A lot of people believe that a new home does not need an inspection.
Their thoughts is if the city inspected it, so it must be Okay or that the builder may even advertise they use a third party inspector, so if the builder inspected it too, then it must be Okay.
The truth of the matter is that the builder is only as good as the contractors they hire.
The job of the builder is to facilitate the process of the build and to schedule their contractors in a timely manner so the house is built in a reasonable time frame. Some are better at this than others.
Most of the builders or site foremen have no idea what the codes are and do a poor job on contractor oversight.
The City Inspection Process is to inspect to the City’s “Minimal Standards”. This means, they do not do a full inspection. It is totally up to the builder to build the home to the Required State Recognized Codes, Trust Me, this is never done! The builder will build to the minimal standard that will pass by the City and no more. This is more cost effective.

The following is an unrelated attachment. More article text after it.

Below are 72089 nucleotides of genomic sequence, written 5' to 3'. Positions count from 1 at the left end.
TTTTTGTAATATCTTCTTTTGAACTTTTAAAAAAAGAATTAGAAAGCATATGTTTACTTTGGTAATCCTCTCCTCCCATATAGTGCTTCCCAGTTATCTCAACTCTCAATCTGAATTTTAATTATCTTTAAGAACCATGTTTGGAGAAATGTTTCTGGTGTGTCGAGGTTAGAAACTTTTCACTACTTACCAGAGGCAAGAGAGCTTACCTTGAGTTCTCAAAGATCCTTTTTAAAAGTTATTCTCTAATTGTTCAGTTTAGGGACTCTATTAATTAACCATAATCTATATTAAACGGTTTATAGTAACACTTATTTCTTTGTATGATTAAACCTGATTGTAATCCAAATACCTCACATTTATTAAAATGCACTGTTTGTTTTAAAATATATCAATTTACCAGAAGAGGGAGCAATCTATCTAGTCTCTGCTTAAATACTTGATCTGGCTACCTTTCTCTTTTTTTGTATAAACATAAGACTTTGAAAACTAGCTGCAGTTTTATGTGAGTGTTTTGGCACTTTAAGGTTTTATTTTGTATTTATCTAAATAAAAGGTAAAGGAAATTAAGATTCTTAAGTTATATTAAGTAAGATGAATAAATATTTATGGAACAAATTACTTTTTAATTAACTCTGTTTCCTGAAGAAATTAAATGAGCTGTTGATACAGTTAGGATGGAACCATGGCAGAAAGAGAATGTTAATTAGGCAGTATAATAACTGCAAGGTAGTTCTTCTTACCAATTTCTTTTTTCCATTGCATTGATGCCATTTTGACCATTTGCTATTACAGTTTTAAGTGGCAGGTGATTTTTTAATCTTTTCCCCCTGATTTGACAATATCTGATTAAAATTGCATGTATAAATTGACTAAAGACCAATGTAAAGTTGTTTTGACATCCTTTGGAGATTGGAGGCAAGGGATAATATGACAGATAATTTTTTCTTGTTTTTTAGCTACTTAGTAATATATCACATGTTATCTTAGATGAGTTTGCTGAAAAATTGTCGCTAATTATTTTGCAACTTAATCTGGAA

We have been performing Phase Inspections since 2000 and we have never found a newly constructed home without unfinished components or defects that should be corrected.
It is not uncommon for us to find:
- Gas leaks
- Missing Insulation
- HVAC Equipment Not Working Properly or Never Connected
- Kitchen Appliances Not Properly Installed
- Outlets and Fixtures Not Working
- Incomplete Work On The Outside Walls and Surfaces
- Plumbing Fixtures with the Hot and Cold Water Reversed
- Slow Draining Plumbing Fixtures
By having a third party non-bias inspection that is performed by a code certified inspector before the builder’s final walk through will help the buyer have a complete list of what needs to be completed before they close. Once the new home has been closed on, the new homeowner will always be second to the current home the builder is trying to close. You Are Put On The Back Burner.
If the new homeowner “That’s YOU”, find something wrong after they close, they will have to work with the contractors warranty department, which will result in the homeowner taking time off of work to be there when the work is performed and hope that one contractor does not blame the defect on another contractor and the warranty process is stalled while they wait to find out who is really responsible for the warranty work. This may require taking more time off work and more headaches that could have been avoided by having a third party inspection before the final walk through with the builder.